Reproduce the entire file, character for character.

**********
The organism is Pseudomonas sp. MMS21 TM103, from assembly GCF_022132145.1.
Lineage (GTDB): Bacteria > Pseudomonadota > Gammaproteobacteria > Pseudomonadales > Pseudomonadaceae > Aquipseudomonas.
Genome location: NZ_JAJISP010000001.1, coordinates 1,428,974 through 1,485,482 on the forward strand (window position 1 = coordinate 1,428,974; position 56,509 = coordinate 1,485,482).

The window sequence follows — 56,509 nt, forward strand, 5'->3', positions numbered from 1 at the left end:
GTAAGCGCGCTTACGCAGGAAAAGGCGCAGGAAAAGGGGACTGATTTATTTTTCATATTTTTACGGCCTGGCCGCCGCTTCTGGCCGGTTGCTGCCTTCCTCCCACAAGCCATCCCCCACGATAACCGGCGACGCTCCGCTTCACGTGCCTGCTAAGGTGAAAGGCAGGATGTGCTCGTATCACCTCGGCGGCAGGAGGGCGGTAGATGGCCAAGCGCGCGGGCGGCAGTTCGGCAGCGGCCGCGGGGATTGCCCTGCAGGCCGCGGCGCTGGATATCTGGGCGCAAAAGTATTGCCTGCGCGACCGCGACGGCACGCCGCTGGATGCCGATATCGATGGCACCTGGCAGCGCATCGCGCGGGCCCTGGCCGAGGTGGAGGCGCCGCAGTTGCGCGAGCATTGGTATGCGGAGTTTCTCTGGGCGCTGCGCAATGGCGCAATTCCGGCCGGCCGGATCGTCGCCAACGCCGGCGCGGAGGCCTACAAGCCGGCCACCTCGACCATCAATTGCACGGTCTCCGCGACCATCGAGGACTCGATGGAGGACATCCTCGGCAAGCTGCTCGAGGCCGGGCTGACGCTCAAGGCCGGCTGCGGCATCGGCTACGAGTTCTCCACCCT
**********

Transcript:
The organism is Pseudomonas sp. MMS21 TM103, from assembly GCF_022132145.1.
Lineage (GTDB): Bacteria > Pseudomonadota > Gammaproteobacteria > Pseudomonadales > Pseudomonadaceae > Aquipseudomonas.
Genome location: NZ_JAJISP010000001.1, coordinates 1,428,974 through 1,485,482 on the forward strand (window position 1 = coordinate 1,428,974; position 56,509 = coordinate 1,485,482).

The window sequence follows — 56,509 nt, forward strand, 5'->3', positions numbered from 1 at the left end:
GTAAGCGCGCTTACGCAGGAAAAGGCGCAGGAAAAGGGGACTGATTTATTTTTCATATTTTTACGGCCTGGCCGCCGCTTCTGGCCGGTTGCTGCCTTCCTCCCACAAGCCATCCCCCACGATAACCGGCGACGCTCCGCTTCACGTGCCTGCTAAGGTGAAAGGCAGGATGTGCTCGTATCACCTCGGCGGCAGGAGGGCGGTAGATGGCCAAGCGCGCGGGCGGCAGTTCGGCAGCGGCCGCGGGGATTGCCCTGCAGGCCGCGGCGCTGGATATCTGGGCGCAAAAGTATTGCCTGCGCGACCGCGACGGCACGCCGCTGGATGCCGATATCGATGGCACCTGGCAGCGCATCGCGCGGGCCCTGGCCGAGGTGGAGGCGCCGCAGTTGCGCGAGCATTGGTATGCGGAGTTTCTCTGGGCGCTGCGCAATGGCGCAATTCCGGCCGGCCGGATCGTCGCCAACGCCGGCGCGGAGGCCTACAAGCCGGCCACCTCGACCATCAATTGCACGGTCTCCGCGACCATCGAGGACTCGATGGAGGACATCCTCGGCAAGCTGCTCGAGGCCGGGCTGACGCTCAAGGCCGGCTGCGGCATCGGCTACGAGTTCTCCACCCT